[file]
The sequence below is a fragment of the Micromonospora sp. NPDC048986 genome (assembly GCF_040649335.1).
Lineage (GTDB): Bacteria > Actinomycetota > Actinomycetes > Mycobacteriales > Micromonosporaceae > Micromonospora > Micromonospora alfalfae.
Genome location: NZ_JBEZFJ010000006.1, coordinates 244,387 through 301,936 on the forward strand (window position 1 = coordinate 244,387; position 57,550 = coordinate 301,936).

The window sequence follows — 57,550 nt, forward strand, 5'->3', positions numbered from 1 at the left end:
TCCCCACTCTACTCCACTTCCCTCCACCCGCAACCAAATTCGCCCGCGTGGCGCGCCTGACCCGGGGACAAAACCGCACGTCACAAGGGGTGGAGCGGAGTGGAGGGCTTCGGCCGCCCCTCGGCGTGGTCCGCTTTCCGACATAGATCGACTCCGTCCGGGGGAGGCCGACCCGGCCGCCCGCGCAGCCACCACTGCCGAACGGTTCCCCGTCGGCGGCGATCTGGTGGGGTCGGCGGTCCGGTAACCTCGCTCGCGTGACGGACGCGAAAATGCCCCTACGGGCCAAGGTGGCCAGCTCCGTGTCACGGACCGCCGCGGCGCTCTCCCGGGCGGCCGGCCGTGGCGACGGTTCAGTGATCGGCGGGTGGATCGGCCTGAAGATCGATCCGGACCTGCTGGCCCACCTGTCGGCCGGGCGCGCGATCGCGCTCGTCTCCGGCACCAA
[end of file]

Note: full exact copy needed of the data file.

The sequence below is a fragment of the Micromonospora sp. NPDC048986 genome (assembly GCF_040649335.1).
Lineage (GTDB): Bacteria > Actinomycetota > Actinomycetes > Mycobacteriales > Micromonosporaceae > Micromonospora > Micromonospora alfalfae.
Genome location: NZ_JBEZFJ010000006.1, coordinates 244,387 through 301,936 on the forward strand (window position 1 = coordinate 244,387; position 57,550 = coordinate 301,936).

The window sequence follows — 57,550 nt, forward strand, 5'->3', positions numbered from 1 at the left end:
TCCCCACTCTACTCCACTTCCCTCCACCCGCAACCAAATTCGCCCGCGTGGCGCGCCTGACCCGGGGACAAAACCGCACGTCACAAGGGGTGGAGCGGAGTGGAGGGCTTCGGCCGCCCCTCGGCGTGGTCCGCTTTCCGACATAGATCGACTCCGTCCGGGGGAGGCCGACCCGGCCGCCCGCGCAGCCACCACTGCCGAACGGTTCCCCGTCGGCGGCGATCTGGTGGGGTCGGCGGTCCGGTAACCTCGCTCGCGTGACGGACGCGAAAATGCCCCTACGGGCCAAGGTGGCCAGCTCCGTGTCACGGACCGCCGCGGCGCTCTCCCGGGCGGCCGGCCGTGGCGACGGTTCAGTGATCGGCGGGTGGATCGGCCTGAAGATCGATCCGGACCTGCTGGCCCACCTGTCGGCCGGGCGCGCGATCGCGCTCGTCTCCGGCACCAA